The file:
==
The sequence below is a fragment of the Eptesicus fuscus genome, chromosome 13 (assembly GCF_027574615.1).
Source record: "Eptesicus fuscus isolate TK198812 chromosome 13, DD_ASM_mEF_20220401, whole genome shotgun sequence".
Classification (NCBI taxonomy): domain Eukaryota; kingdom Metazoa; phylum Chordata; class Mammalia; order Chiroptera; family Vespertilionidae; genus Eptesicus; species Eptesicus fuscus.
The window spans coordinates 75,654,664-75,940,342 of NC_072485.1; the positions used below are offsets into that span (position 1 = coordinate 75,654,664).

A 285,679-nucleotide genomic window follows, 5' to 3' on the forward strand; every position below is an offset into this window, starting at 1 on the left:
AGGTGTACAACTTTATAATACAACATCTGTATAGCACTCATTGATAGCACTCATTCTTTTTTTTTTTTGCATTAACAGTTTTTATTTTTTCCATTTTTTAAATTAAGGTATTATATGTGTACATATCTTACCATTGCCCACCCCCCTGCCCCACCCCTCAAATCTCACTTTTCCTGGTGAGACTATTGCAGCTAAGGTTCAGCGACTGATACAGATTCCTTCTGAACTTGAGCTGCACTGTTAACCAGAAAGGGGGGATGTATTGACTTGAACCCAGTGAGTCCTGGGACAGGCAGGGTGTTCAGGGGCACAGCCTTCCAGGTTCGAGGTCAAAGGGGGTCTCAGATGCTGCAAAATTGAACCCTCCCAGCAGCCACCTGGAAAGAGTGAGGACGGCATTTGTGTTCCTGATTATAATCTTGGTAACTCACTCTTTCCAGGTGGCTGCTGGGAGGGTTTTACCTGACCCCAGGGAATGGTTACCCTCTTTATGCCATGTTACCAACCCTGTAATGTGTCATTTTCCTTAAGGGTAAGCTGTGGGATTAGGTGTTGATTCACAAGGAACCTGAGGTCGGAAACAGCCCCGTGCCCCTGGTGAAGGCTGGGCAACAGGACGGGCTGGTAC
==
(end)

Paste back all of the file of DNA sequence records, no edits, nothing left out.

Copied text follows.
The sequence below is a fragment of the Eptesicus fuscus genome, chromosome 13 (assembly GCF_027574615.1).
Source record: "Eptesicus fuscus isolate TK198812 chromosome 13, DD_ASM_mEF_20220401, whole genome shotgun sequence".
Classification (NCBI taxonomy): domain Eukaryota; kingdom Metazoa; phylum Chordata; class Mammalia; order Chiroptera; family Vespertilionidae; genus Eptesicus; species Eptesicus fuscus.
The window spans coordinates 75,654,664-75,940,342 of NC_072485.1; the positions used below are offsets into that span (position 1 = coordinate 75,654,664).

A 285,679-nucleotide genomic window follows, 5' to 3' on the forward strand; every position below is an offset into this window, starting at 1 on the left:
AGGTGTACAACTTTATAATACAACATCTGTATAGCACTCATTGATAGCACTCATTCTTTTTTTTTTTTGCATTAACAGTTTTTATTTTTTCCATTTTTTAAATTAAGGTATTATATGTGTACATATCTTACCATTGCCCACCCCCCTGCCCCACCCCTCAAATCTCACTTTTCCTGGTGAGACTATTGCAGCTAAGGTTCAGCGACTGATACAGATTCCTTCTGAACTTGAGCTGCACTGTTAACCAGAAAGGGGGGATGTATTGACTTGAACCCAGTGAGTCCTGGGACAGGCAGGGTGTTCAGGGGCACAGCCTTCCAGGTTCGAGGTCAAAGGGGGTCTCAGATGCTGCAAAATTGAACCCTCCCAGCAGCCACCTGGAAAGAGTGAGGACGGCATTTGTGTTCCTGATTATAATCTTGGTAACTCACTCTTTCCAGGTGGCTGCTGGGAGGGTTTTACCTGACCCCAGGGAATGGTTACCCTCTTTATGCCATGTTACCAACCCTGTAATGTGTCATTTTCCTTAAGGGTAAGCTGTGGGATTAGGTGTTGATTCACAAGGAACCTGAGGTCGGAAACAGCCCCGTGCCCCTGGTGAAGGCTGGGCAACAGGACGGGCTGGTAC